The comparison has gotta stop. The what-ifs and why-nots. The demands to be better have got to go. Because I am only able to be my best self when I embrace who I truly am and what I have and haven't done. I can't afford to give up on my dreams because I may (or may not) be late to the artistic party. I can't just stop what I'm doing as an artist because somebody else's degree is more official than mine.

At least that's sort of what Elizabeth Gilbert said to me.

And you.

In this recent article Gilbert is adamant that women are doing enough, that we ARE enough, and yet we scold and punish ourselves for all that we think we aren't.

I want to invite you to read her words. For the sake of who you once were. For the sake of who you are now. And for the sake of who you are becoming. You can read the article in full HERE.

Do you talk to yourself?

I wonder It's the voices in our heads that cause more problems than any external sources of negativity. Twyla Tharp's "inner critics." Melissa Dinwiddie's gremlins.

Can you hear them? They are the echoes of old teachers, our parents, a harsh classmate, a coach, an insensitive professor, the boss that never understood you. These voices swirl around with your own sense of perfectionism or pride or fear and suddenly you're caught in an inner maelstrom of negativity and you have no idea how to proceed.

This inner maelstrom can stop me in my creative tracks.

And because I'm so quick to agree, to add my own fear-based perfectionism to their ongoing ticker-tape of negativity, I'm slowly and patiently working to be more kind and patient to myself.

It's hard, this self-compassion thing. I feel like I'm rushing to play catch up as an artist -- having given up on being an artist when I headed into college, and then falling back into it a few years ago. I feel so very behind, like I'm making up for lost time. But instead of being patient and understanding with myself, I push myself to work harder faster and more efficiently in order to catch up with this standard.

Who's standard, Mandy?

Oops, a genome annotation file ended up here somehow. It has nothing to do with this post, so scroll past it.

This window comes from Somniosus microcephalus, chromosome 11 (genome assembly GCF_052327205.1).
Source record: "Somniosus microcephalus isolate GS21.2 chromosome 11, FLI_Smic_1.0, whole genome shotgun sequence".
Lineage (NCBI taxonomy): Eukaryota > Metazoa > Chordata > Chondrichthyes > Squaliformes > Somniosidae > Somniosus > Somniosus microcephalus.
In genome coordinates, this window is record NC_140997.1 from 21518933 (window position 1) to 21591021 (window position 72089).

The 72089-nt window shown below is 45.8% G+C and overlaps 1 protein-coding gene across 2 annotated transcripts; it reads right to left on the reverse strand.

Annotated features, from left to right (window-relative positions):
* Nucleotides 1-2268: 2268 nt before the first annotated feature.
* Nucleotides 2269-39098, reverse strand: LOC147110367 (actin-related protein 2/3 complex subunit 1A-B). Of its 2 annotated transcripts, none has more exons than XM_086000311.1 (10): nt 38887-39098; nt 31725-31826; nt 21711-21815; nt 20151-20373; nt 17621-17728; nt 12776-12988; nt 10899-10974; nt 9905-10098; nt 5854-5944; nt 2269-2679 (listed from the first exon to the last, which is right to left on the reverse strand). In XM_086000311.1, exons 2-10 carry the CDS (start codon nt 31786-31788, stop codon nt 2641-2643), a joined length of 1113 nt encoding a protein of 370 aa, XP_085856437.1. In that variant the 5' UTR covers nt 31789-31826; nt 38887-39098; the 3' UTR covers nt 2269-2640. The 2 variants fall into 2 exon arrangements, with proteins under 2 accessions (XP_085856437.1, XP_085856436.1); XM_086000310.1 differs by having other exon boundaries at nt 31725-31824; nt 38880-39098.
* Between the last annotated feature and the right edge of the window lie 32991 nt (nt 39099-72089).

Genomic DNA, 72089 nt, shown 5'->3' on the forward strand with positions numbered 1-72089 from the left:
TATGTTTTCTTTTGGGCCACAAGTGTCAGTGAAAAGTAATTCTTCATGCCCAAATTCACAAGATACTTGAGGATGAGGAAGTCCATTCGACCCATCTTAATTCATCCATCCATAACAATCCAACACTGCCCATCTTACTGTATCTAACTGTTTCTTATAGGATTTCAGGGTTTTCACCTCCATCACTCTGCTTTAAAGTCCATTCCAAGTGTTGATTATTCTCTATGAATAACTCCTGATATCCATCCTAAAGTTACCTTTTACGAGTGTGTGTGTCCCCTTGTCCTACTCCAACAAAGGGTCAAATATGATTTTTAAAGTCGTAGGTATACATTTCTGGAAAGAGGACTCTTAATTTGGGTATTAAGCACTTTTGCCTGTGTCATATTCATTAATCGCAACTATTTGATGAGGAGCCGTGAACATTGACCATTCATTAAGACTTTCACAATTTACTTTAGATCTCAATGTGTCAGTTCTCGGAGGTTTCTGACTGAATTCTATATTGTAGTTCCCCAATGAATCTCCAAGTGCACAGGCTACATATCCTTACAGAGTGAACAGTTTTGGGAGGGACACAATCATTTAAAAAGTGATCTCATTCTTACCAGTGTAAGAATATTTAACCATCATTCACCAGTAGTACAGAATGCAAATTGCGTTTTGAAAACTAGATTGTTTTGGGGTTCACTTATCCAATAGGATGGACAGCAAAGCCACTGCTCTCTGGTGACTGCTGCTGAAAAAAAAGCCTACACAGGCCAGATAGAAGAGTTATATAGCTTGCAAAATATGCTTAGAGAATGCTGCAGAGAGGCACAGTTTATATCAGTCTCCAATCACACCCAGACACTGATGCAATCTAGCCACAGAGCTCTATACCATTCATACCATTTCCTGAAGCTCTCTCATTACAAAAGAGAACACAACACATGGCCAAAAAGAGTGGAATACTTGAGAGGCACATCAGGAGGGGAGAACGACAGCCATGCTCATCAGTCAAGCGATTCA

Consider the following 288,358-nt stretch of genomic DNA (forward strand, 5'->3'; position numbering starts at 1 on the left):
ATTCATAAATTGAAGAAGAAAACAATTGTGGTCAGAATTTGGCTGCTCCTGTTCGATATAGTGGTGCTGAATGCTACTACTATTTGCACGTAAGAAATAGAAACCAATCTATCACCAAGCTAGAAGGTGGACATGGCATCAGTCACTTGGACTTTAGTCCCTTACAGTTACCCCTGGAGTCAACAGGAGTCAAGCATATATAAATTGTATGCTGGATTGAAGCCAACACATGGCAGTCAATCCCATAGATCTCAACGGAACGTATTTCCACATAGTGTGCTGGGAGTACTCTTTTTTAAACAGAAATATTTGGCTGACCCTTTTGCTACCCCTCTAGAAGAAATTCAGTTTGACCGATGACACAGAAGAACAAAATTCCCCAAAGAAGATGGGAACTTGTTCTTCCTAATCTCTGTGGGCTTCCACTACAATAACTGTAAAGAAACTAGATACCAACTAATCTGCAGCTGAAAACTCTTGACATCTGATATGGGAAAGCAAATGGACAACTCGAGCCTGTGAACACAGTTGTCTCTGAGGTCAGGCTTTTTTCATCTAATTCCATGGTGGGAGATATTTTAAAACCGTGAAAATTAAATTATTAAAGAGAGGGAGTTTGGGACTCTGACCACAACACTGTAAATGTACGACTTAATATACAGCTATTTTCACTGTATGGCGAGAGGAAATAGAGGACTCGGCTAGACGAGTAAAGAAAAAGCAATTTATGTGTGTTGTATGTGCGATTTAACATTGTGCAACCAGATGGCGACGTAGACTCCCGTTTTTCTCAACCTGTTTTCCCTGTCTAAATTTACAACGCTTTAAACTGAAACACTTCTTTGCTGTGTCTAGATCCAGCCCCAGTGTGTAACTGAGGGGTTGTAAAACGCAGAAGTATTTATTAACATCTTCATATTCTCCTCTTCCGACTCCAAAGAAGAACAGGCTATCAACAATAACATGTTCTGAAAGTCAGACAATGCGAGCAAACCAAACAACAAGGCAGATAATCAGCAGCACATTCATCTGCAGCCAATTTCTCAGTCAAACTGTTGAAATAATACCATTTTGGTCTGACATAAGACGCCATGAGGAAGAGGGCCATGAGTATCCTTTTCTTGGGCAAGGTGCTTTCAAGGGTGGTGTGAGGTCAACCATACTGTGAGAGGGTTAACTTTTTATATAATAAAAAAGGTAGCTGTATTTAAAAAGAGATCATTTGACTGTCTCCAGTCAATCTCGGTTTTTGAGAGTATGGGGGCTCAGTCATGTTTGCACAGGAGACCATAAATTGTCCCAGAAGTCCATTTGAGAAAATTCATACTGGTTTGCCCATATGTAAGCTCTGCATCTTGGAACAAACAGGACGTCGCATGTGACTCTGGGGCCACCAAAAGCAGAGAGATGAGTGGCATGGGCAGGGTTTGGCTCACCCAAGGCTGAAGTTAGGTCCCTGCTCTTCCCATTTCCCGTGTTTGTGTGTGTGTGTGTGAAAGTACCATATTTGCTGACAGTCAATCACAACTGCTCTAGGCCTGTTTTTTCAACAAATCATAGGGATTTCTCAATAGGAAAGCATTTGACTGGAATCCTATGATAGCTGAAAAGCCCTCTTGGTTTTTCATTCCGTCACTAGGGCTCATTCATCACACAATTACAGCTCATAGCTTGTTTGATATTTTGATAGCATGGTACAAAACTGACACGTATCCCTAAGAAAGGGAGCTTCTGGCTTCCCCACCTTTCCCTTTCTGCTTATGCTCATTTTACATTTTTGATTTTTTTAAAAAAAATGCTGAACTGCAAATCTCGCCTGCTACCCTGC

I'm going through a class with Melissa Dinwiddie right now and it is changing the way I nurture my own inner artist. It's SO hard, but I'm being challenged to slow down a bit and be more kind/understanding with myself.


I'm also reading Kristin Neff's Self Compassion book, in an effort to better understand why I work myself harder than any boss I've ever had. (While we're at it, can I just confess that I'm astounded at how hard I work myself. I'm not a fan. It's an impossible standard and it exhausts me and it's not healthy. There. I said it.)


So here I am wondering if the old adage still applies: "Kill them with kindness." Can we silence our inner-critics in such a fashion? Will this degree of inner-compassion actually soothe the fears that bring us to a place of self-beratement and impossible standards? Aren't we just wrestling with the scared insecure parts of us that are self-protective and perfectionistic anyway?


I wonder what would happen if I stopped expecting and started accepting... If I kindly joined myself where I am: Just a few years into life as an artist and mommy. Just a few years into this sort of rebirthing. I'm still toddling. Can I give myself permission to toddle? Can I give myself permission to not-yet-know? Can I be kind and compassionate?

I shake my head as I type out these questions. I don't know if it's possible to be this cooperative with myself, but I deeply desire it. I need to change the way I talk to myself, rewrite some inner dialogs, and work to be more of a fan than a manager.

Do you talk to yourself? Are you able to silence or soothe the inner critics, quiet your gremlins, and get to work cooperating with your own soul? How do you foster inner peace against perfectionism and impatience?

Want more? Sign up for Greetings from Mandyland And get free copy of The Pace Book: Finding and Setting Your Creative Pace, as well as other adventures in creative play and inspiration!

Want to go on a long walk with me?

IMG_0313-0.JPG If you were to ask me where my heart is right now, I would say it is here. In this little year long journey that represents relationships and conversation. In this opportunity to not only support, but speak deeply into my experience as an artist.

It is more than six signed prints of my favorite pieces, more than prints plus an original painting. It is an invitation to slowly sip art for a year... To witness the beautiful scary light dark side of being an artist. It's my commitment to inspire you and share a deeper side with you. It is my commitment to call you and me both to greater creativity and inspiration.

And by throwing your name into this group, you are committing to be a part of the art in 2015. You will play a real role in my creative development, with your feedback and suggestions. You will be my collaborative partner, my cheerleader, my witness.

Want to go on a long walk with me in 2015?

Sign up here.